End of tax year checklist – 5th April 2012

3 min Read Published: 16 Mar 2012

checklist The tax year end, 5th April, will soon be upon us so time is almost up for those tax year sensitive tasks. To help you all I have compiled an ‘End of Tax Year’ checklist as an aide-memoire.

The end of the tax year obviously is of particular significance when managing your finances and investments and offers planning opportunities for each individual. The below checklist is not meant to be exhaustative but rather a memory jog of the key planning areas which might be achievable this late in the day. So pen at the ready…

  1. Pay into your pension – In short, pensions offer a tax efficient way to invest for your retirement. Not only do the funds within a pension grow tax-free but any contributions you make into the plan receive income tax relief at your highest marginal rate. So in simple terms if a basic rate tax payer pays £80 into his pension the tax-man tops this up to £100. Similarly for a 40% rate tax payer a £100 contribution into his pension fund actually only costs him £60. However, while this seems a great deal, which it is, the trade off is that you won’t be able to access your pension fund until you are 55 and even then only 25% of it can be taken as a tax free lump sum. The rest has to be used to provide you with a retirement income. The tax-year end sensitivity comes from the annual limits placed on the amount you can put into a pension fund. Under current rules the maximum someone can contribute to a personal pension and receive tax relief, is 100% of their earnings or £3,600, whichever is greater. This is capped at the Annual Allowance of £50,000 (even if your earnings are well above this).
  2. Carry forward pension contributions - under current rules any unused pension contribution Annual Allowance can be carried forward from the previous 3 years. That means people with sufficient earnings could carry forward up to £150,000 of unused allowances from previous tax years. But more importantly if you have an unused allowance relating to 2008 this will be lost if not used by 5th April 2012.  Again this is a complicated area of pension legislation so seek professional advice.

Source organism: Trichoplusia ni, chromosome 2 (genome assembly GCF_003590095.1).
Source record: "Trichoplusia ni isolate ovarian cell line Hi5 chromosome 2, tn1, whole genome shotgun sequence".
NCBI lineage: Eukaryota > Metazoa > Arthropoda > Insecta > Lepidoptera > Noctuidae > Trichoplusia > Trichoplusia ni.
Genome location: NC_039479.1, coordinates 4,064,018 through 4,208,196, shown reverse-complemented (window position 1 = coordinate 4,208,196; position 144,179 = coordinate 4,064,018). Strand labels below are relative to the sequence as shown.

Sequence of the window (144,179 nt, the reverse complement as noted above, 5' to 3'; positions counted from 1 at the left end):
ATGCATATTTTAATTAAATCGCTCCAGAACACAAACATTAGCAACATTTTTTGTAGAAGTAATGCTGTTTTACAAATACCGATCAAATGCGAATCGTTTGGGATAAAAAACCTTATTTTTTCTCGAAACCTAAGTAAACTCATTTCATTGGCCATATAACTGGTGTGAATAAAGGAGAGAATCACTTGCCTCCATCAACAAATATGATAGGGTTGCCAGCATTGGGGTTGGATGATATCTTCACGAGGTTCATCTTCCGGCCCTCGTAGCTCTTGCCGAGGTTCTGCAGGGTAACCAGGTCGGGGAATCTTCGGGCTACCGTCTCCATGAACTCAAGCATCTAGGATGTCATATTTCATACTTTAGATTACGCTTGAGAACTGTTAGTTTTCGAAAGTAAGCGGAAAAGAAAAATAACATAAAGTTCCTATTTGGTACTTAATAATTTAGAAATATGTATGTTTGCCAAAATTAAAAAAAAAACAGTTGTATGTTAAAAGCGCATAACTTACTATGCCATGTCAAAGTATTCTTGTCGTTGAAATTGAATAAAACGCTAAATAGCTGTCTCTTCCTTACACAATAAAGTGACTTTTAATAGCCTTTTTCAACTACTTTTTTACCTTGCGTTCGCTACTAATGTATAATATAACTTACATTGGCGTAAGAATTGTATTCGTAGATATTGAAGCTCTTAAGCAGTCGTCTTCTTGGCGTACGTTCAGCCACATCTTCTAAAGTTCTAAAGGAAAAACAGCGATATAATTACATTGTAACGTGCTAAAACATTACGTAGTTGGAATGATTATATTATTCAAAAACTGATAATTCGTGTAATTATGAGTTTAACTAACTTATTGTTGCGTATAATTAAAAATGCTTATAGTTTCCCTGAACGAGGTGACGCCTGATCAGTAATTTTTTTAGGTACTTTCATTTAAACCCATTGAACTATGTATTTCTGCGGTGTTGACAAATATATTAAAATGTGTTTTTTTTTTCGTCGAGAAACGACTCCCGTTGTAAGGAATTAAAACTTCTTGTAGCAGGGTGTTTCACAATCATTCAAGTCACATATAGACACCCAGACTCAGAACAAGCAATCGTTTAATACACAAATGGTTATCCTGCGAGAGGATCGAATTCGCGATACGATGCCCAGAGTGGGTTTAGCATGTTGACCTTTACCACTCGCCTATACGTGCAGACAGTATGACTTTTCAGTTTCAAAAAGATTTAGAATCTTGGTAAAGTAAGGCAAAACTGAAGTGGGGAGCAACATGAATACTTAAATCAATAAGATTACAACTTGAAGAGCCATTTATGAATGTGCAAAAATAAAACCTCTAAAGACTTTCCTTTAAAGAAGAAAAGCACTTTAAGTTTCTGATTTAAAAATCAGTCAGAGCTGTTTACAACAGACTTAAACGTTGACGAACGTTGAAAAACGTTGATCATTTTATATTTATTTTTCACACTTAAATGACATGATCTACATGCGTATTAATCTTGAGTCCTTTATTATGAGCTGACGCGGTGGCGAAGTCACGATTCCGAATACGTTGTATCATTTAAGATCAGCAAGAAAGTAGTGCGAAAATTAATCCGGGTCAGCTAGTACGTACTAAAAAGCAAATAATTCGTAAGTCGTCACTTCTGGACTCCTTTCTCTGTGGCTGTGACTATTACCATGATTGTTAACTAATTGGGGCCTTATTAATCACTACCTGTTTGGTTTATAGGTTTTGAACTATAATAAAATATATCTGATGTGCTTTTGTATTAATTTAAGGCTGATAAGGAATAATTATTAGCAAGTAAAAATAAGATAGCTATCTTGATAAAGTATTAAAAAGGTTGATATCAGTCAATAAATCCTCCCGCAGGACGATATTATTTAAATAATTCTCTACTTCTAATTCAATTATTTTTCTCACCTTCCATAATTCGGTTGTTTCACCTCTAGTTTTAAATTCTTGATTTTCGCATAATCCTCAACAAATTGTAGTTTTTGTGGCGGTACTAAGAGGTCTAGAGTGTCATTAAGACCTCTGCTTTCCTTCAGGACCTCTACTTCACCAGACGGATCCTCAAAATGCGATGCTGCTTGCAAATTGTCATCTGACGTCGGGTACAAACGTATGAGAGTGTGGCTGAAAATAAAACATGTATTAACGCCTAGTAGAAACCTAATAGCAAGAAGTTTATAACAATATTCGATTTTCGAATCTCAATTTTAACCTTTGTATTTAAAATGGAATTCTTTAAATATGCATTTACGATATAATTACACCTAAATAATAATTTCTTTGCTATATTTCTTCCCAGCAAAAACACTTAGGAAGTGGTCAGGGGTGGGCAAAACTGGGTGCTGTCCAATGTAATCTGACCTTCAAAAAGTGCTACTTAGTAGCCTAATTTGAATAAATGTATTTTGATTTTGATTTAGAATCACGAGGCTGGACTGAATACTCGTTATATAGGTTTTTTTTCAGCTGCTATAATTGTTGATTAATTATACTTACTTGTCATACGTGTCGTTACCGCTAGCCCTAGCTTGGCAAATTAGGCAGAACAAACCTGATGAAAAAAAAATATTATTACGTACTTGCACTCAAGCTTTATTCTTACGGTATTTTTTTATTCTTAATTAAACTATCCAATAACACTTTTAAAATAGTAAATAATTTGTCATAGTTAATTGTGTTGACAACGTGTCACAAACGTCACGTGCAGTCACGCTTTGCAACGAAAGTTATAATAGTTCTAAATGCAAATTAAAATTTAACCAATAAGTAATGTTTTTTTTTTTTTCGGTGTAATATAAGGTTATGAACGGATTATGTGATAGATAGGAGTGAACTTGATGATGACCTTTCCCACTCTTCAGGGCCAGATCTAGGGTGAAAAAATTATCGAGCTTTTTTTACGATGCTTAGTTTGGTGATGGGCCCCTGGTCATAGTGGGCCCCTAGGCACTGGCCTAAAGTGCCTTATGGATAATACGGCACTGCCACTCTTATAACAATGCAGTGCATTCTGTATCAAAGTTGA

3. Protect your pension pot - If you have a large pension pot and are likely to breach the new £1.5m Lifetime Allowance (LTA) then you may want to apply to HMRC for what is known as 'fixed protection'. If you don't then an LTA tax (up to 55%) could be applied to benefits over the LTA. Seek advice ASAP as you must apply for fixed protection by 5th April 2012.
  4. Pay into your spouse’s pension – even non-earners such as housewives can get tax relief on pension contributions. A non-earner can pay £2,880 each tax year into a pension and receive an additional £720 from the tax man (effectively free money!). So bringing their total gross contribution up to £3,600. I cover this topic in more details here.
  5. Boost your state pension - If you want to top up a National Insurance contributions shortfall, you normally have to do this within six years of the end of the tax year for which the contributions are being paid. You can do this even if you've already reached State Pension age. If you pay more than two years after the end of the relevant tax year, the rate will normally go up. So that means if you want to top up a shortfall in contributions relating to the 2005/06 tax year then this has to be done by 5th April 2012. Full details of time limits, rates and exemptions can be found here on the HMRC website.
  6. Use you annual ISA allowance - You can shelter up to £10,680 each tax year in a Stock and Shares ISA (also called an investment ISA) or save up to £5,340 in a cash ISA. Any income, interest or a capital gains from an ISA are tax-free! But your ISA allowance is lost if not used before the end of the tax year. In addition, check out my post Money tip #28 – How to beat the ISA deadline and save money (even if you haven’t decided which funds to invest in).
  7. Utilise your Capital Gains Tax (CGT) allowance – If the value of your investments have increased enough during the current tax year to exceed the capital gains tax allowance of £10,600, you may want to consider selling enough of your units or shares to use that allowance. This will help you reduce any future tax liability. For other ideas on how to cut your CGT bills then read my post How to realise capital gains without paying tax.
  8. Reduce you Inheritance Tax (IHT) bill – there are a number of annual IHT allowances which are tax year sensitive. By using them you can reduce any potential IHT bill payable on your death. Each tax year you can:
    • give away £3,000 of your capital, and if you don’t make use of your exemption in one year you can carry it forward to the next year, for one year only.
    • make gifts of up to £250 a person (although this cannot be used in conjunction with any other inheritance tax allowance).
    • give away £5,000 to a child who is getting married.
    • For other ways that to  reduce your tax bill see my 15 ways to cut your Inheritance tax bill.

As always you should seek financial advice if you are unsure as to the suitability of an investment or a course of action. And to make sure your friends and family don't get caught napping at the end of the tax year why not share this article with them using the various methods below.